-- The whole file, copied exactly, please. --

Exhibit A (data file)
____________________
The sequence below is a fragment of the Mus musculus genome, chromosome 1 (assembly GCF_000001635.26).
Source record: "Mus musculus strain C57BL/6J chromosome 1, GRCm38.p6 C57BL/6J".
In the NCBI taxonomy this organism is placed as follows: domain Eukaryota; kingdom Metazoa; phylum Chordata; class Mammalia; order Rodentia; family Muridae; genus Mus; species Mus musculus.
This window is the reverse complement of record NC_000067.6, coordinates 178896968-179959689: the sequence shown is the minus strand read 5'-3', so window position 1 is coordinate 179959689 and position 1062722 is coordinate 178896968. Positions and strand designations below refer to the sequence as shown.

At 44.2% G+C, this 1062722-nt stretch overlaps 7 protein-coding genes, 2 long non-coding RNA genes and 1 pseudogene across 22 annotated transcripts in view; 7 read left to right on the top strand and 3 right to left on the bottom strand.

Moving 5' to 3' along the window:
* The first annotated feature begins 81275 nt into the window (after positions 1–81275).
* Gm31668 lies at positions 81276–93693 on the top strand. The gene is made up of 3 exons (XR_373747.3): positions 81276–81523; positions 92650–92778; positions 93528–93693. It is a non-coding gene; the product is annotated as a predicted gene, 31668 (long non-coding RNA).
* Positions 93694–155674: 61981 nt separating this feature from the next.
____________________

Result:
The sequence below is a fragment of the Mus musculus genome, chromosome 1 (assembly GCF_000001635.26).
Source record: "Mus musculus strain C57BL/6J chromosome 1, GRCm38.p6 C57BL/6J".
In the NCBI taxonomy this organism is placed as follows: domain Eukaryota; kingdom Metazoa; phylum Chordata; class Mammalia; order Rodentia; family Muridae; genus Mus; species Mus musculus.
This window is the reverse complement of record NC_000067.6, coordinates 178896968-179959689: the sequence shown is the minus strand read 5'-3', so window position 1 is coordinate 179959689 and position 1062722 is coordinate 178896968. Positions and strand designations below refer to the sequence as shown.

At 44.2% G+C, this 1062722-nt stretch overlaps 7 protein-coding genes, 2 long non-coding RNA genes and 1 pseudogene across 22 annotated transcripts in view; 7 read left to right on the top strand and 3 right to left on the bottom strand.

Moving 5' to 3' along the window:
* The first annotated feature begins 81275 nt into the window (after positions 1–81275).
* Gm31668 lies at positions 81276–93693 on the top strand. The gene is made up of 3 exons (XR_373747.3): positions 81276–81523; positions 92650–92778; positions 93528–93693. It is a non-coding gene; the product is annotated as a predicted gene, 31668 (long non-coding RNA).
* Positions 93694–155674: 61981 nt separating this feature from the next.